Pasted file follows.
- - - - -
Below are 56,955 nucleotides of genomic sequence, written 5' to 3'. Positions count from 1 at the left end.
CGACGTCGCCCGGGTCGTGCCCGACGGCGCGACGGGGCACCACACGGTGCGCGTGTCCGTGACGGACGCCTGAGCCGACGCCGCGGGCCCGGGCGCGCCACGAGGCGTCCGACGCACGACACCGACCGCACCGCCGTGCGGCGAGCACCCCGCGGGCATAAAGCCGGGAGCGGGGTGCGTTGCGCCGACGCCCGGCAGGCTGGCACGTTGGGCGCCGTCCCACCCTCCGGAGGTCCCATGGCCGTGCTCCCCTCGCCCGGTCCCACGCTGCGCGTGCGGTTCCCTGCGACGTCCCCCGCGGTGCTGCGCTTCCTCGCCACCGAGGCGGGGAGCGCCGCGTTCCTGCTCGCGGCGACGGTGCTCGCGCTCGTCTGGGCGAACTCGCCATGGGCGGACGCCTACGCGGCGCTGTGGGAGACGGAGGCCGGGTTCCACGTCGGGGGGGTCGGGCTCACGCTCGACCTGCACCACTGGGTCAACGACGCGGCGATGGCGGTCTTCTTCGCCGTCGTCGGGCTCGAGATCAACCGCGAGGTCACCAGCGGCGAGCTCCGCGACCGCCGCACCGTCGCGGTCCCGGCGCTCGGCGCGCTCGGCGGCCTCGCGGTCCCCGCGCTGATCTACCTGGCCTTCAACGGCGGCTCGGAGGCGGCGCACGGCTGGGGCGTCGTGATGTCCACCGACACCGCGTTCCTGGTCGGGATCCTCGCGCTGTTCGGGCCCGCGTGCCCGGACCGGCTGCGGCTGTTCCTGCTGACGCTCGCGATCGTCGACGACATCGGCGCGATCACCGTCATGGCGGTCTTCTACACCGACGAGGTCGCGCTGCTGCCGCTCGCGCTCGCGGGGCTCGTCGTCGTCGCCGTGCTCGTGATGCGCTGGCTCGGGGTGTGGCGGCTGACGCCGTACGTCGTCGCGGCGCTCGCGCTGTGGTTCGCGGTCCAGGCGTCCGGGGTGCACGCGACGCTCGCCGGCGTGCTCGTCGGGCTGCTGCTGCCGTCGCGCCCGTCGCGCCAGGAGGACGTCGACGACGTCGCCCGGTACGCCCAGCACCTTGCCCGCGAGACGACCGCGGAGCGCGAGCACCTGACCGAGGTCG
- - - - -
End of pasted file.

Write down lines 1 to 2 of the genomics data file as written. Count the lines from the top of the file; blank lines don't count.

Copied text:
Below are 56,955 nucleotides of genomic sequence, written 5' to 3'. Positions count from 1 at the left end.
CGACGTCGCCCGGGTCGTGCCCGACGGCGCGACGGGGCACCACACGGTGCGCGTGTCCGTGACGGACGCCTGAGCCGACGCCGCGGGCCCGGGCGCGCCACGAGGCGTCCGACGCACGACACCGACCGCACCGCCGTGCGGCGAGCACCCCGCGGGCATAAAGCCGGGAGCGGGGTGCGTTGCGCCGACGCCCGGCAGGCTGGCACGTTGGGCGCCGTCCCACCCTCCGGAGGTCCCATGGCCGTGCTCCCCTCGCCCGGTCCCACGCTGCGCGTGCGGTTCCCTGCGACGTCCCCCGCGGTGCTGCGCTTCCTCGCCACCGAGGCGGGGAGCGCCGCGTTCCTGCTCGCGGCGACGGTGCTCGCGCTCGTCTGGGCGAACTCGCCATGGGCGGACGCCTACGCGGCGCTGTGGGAGACGGAGGCCGGGTTCCACGTCGGGGGGGTCGGGCTCACGCTCGACCTGCACCACTGGGTCAACGACGCGGCGATGGCGGTCTTCTTCGCCGTCGTCGGGCTCGAGATCAACCGCGAGGTCACCAGCGGCGAGCTCCGCGACCGCCGCACCGTCGCGGTCCCGGCGCTCGGCGCGCTCGGCGGCCTCGCGGTCCCCGCGCTGATCTACCTGGCCTTCAACGGCGGCTCGGAGGCGGCGCACGGCTGGGGCGTCGTGATGTCCACCGACACCGCGTTCCTGGTCGGGATCCTCGCGCTGTTCGGGCCCGCGTGCCCGGACCGGCTGCGGCTGTTCCTGCTGACGCTCGCGATCGTCGACGACATCGGCGCGATCACCGTCATGGCGGTCTTCTACACCGACGAGGTCGCGCTGCTGCCGCTCGCGCTCGCGGGGCTCGTCGTCGTCGCCGTGCTCGTGATGCGCTGGCTCGGGGTGTGGCGGCTGACGCCGTACGTCGTCGCGGCGCTCGCGCTGTGGTTCGCGGTCCAGGCGTCCGGGGTGCACGCGACGCTCGCCGGCGTGCTCGTCGGGCTGCTGCTGCCGTCGCGCCCGTCGCGCCAGGAGGACGTCGACGACGTCGCCCGGTACGCCCAGCACCTTGCCCGCGAGACGACCGCGGAGCGCGAGCACCTGACCGAGGTCG